Complex Rehabilitation of Advanced Periodontitis Subject with a Staged Approach; Implant Supported F...

Farhan Durrani

Complex Rehabilitation of Advanced Periodontitis Subject with a Staged Approach; Implant Supported Fixed Detachable Prosthesis

Farhan Durrani

Faculty of Dental Sciences, Bhu, India


Oral rehabilitation for a patient with severe loss of alveolar bone and soft tissue resulting from severe periodontitis presents a challenge to clinicians. The use of dental implants for replacement of teeth has become a routine procedure also in the periodontally compromised patient .The presence of periodontal inflammation and periapical infection often delay the placement of bone grafts as well as dental implants. When transitioning from a failing dentition to complete-arch implant rehabilitation, significant treatment planning is required. In this report a patient with severe chronic periodontitis underwent a full mouth reconstruction with staged approach. The oral function and esthetics was restored with fixed screw retained implant supported prosthesis. However supportive periodontal therapy becomes the most important aspect for survival of complex prosthesis.

Cite this article:

  • Farhan Durrani. Complex Rehabilitation of Advanced Periodontitis Subject with a Staged Approach; Implant Supported Fixed Detachable Prosthesis. International Journal of Dental Sciences and Research. Vol. 4, No. 1, 2016, pp 5-9.
  • Durrani, Farhan. "Complex Rehabilitation of Advanced Periodontitis Subject with a Staged Approach; Implant Supported Fixed Detachable Prosthesis." International Journal of Dental Sciences and Research 4.1 (2016): 5-9.
  • Durrani, F. (2016). Complex Rehabilitation of Advanced Periodontitis Subject with a Staged Approach; Implant Supported Fixed Detachable Prosthesis. International Journal of Dental Sciences and Research, 4(1), 5-9.
  • Durrani, Farhan. "Complex Rehabilitation of Advanced Periodontitis Subject with a Staged Approach; Implant Supported Fixed Detachable Prosthesis." International Journal of Dental Sciences and Research 4, no. 1 (2016): 5-9.

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1. Introduction

Chronic advanced periodontitis can result in severe loss of periodontium, which is often associated with systemic conditions. The findings reported were interpreted to document that a high degree of success can be obtained with implant therapy also in properly treated and well-maintained periodontitis-susceptible subjects. [1] Wennstorm et al [2] in a prospective randomized , controlled clinical trial described about the outcome of restorative therapy with implants in periodontitis-susceptible patients that had been restored with either machined or a rough surface topography. The study demonstrated that bone loss during the first year of function as well as annually thereafter was small and did not vary between implants with machine or rough surface designs. In our report a staged treatment approach includes the strategic retention of hopeless teeth to serve as abutments for maintaining vertical dimension of occlusion during the osseointegration period. The staged approach comprises the following steps: phase 1, diagnosis and treatment planning; phase 2, removal of disease; phase 3, strategic extractions and removable interim restoration; phase 4, prosthetically driven implant placement followed by healing period; phase 5, prosthodontic procedures for definitive rehabilitation. This treatment option offers the benefits of interim restorations throughout the treatment, maximum patient comfort, and enhanced prosthodontic control. [3, 4] The purpose of this clinical report was to describe a staged approach protocol for complete rehabilitation of advanced periodontitis subject.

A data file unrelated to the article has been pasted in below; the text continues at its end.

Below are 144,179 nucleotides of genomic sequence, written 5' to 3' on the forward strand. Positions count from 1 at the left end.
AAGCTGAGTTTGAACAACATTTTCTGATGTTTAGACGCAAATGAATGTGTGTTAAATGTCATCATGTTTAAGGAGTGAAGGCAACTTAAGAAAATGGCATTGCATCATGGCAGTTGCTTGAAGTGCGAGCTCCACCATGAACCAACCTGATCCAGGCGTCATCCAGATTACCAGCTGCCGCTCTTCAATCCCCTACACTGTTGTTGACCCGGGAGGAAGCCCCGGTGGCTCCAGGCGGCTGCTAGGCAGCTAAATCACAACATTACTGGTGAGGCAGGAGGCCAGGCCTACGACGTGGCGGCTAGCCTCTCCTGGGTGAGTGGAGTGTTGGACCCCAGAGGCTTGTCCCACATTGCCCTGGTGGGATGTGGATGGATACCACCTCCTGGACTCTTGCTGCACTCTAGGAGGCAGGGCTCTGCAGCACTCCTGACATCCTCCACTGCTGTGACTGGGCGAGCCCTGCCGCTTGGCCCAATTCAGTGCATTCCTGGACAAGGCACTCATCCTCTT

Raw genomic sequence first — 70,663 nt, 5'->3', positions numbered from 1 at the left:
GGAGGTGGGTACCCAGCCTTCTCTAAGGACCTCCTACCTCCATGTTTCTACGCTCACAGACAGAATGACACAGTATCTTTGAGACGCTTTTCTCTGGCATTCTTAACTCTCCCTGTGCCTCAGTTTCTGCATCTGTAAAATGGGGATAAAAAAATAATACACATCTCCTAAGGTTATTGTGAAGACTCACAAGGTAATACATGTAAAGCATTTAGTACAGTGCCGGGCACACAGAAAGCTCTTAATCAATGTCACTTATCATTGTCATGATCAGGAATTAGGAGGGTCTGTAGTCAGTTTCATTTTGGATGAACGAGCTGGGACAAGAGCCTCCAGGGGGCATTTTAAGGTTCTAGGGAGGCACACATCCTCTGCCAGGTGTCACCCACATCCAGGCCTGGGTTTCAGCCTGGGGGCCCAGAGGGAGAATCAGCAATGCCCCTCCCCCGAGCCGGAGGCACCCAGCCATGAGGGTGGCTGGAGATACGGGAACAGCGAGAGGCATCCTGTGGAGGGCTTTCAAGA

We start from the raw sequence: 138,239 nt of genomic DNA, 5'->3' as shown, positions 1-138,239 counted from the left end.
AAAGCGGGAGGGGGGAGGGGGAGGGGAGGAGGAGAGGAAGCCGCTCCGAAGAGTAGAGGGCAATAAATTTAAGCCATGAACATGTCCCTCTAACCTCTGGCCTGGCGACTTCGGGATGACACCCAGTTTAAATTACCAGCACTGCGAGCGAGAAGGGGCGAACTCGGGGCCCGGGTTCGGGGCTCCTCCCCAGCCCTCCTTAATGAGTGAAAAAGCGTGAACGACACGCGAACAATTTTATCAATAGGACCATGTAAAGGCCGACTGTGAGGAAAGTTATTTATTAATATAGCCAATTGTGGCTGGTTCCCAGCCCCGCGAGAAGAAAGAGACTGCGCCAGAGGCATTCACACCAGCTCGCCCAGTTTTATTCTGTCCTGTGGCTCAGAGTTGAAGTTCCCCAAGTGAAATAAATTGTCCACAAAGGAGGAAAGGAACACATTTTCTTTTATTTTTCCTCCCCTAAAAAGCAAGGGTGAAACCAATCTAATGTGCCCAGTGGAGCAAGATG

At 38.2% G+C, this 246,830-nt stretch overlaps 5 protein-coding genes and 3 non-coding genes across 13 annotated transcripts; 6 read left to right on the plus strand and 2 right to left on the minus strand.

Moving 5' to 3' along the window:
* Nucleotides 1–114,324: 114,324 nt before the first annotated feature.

2. Case Report

A 63 – year old female presented to the Faculty of Dental Science ,Banaras Hindu University with the chief complaint of “ not able to eat her food and having poor self image due to her appearance” (Figure 1). The patient reported that she was in good health and had no known allergy. The oral examination revealed that she had several missing teeth and majority of the remaining teeth appeared to have second or third degree mobility (Figure 2).

Figure 1. 65 year old female with failing dentition

As evident from CT scan picture (Figure 3 a,b,c), maxillary teeth appeared to flare and suffer from traumatic occlusion secondary from the condition of advanced loss of periodontal support. Molars had significant bone loss and through – and – through furcation involvement. A synopsis of the final treatment plan of the patient was as follows, oral prophylaxis to reduce infection in the mouth, after three weeks removal of all remaining teeth except molars of left side to help in guidance of vertical dimension of occlusion (Figure 4 d,e). Complete dentures with three weeks post implant placement and fabrication of detachable screw retained prosthesis.

Figure 4 d,e. Edentulous Mouth With Molars and premolars Left for VDO

Two separate surgeries including (1) removal of natural teeth; and (2) placement of dental implants. Complete dentures were delivered which maintained the occlusal vertical dimension.

Three weeks post extraction six tissue level implants (Myriad Connect, Equinoxmed) were placed in mandible. 3.8\9.5 in region of 35, 34, 33, 32, 31, 41, 42, 43, 44, 45 (Figure 5a). Maxilla had six implants (Xive Dentsply) between the sinus bilaterally, 3.8/11, 3.4/11, 3.5/9.5, 3.4/9.5, 3.4 11 and 3.4/13 in 15, 14, 13, 12, 11, 21, 22, 23, 24, 25 region ( Figure 5b) .The postoperative OPG (Figure 5c) after the surgery describes the correct positioning and placement of implants.

The second stage of surgery was performed ten weeks after the placement of dental implants for maxilla. Healing screws were attached on six Xive implants(Dentsply) (Figure 5d,e).

2. 1. Mandible